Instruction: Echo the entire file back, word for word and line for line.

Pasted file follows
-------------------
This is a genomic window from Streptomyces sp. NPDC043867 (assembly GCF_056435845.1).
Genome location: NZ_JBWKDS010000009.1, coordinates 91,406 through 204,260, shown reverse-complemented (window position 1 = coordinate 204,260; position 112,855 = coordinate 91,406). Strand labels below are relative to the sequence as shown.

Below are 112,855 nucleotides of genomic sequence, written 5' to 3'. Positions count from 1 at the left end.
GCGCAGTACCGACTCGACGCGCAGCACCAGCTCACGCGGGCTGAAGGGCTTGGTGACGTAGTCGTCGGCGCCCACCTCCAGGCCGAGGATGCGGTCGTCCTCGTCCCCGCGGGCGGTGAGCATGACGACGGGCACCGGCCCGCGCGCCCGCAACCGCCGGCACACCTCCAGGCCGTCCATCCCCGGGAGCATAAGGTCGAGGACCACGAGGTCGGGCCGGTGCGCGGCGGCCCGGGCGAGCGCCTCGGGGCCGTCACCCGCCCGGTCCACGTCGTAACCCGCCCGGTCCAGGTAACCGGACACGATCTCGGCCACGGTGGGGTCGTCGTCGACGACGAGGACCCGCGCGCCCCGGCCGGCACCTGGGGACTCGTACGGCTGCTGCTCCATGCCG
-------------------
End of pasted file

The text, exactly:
This is a genomic window from Streptomyces sp. NPDC043867 (assembly GCF_056435845.1).
Genome location: NZ_JBWKDS010000009.1, coordinates 91,406 through 204,260, shown reverse-complemented (window position 1 = coordinate 204,260; position 112,855 = coordinate 91,406). Strand labels below are relative to the sequence as shown.

Below are 112,855 nucleotides of genomic sequence, written 5' to 3'. Positions count from 1 at the left end.
GCGCAGTACCGACTCGACGCGCAGCACCAGCTCACGCGGGCTGAAGGGCTTGGTGACGTAGTCGTCGGCGCCCACCTCCAGGCCGAGGATGCGGTCGTCCTCGTCCCCGCGGGCGGTGAGCATGACGACGGGCACCGGCCCGCGCGCCCGCAACCGCCGGCACACCTCCAGGCCGTCCATCCCCGGGAGCATAAGGTCGAGGACCACGAGGTCGGGCCGGTGCGCGGCGGCCCGGGCGAGCGCCTCGGGGCCGTCACCCGCCCGGTCCACGTCGTAACCCGCCCGGTCCAGGTAACCGGACACGATCTCGGCCACGGTGGGGTCGTCGTCGACGACGAGGACCCGCGCGCCCCGGCCGGCACCTGGGGACTCGTACGGCTGCTGCTCCATGCCG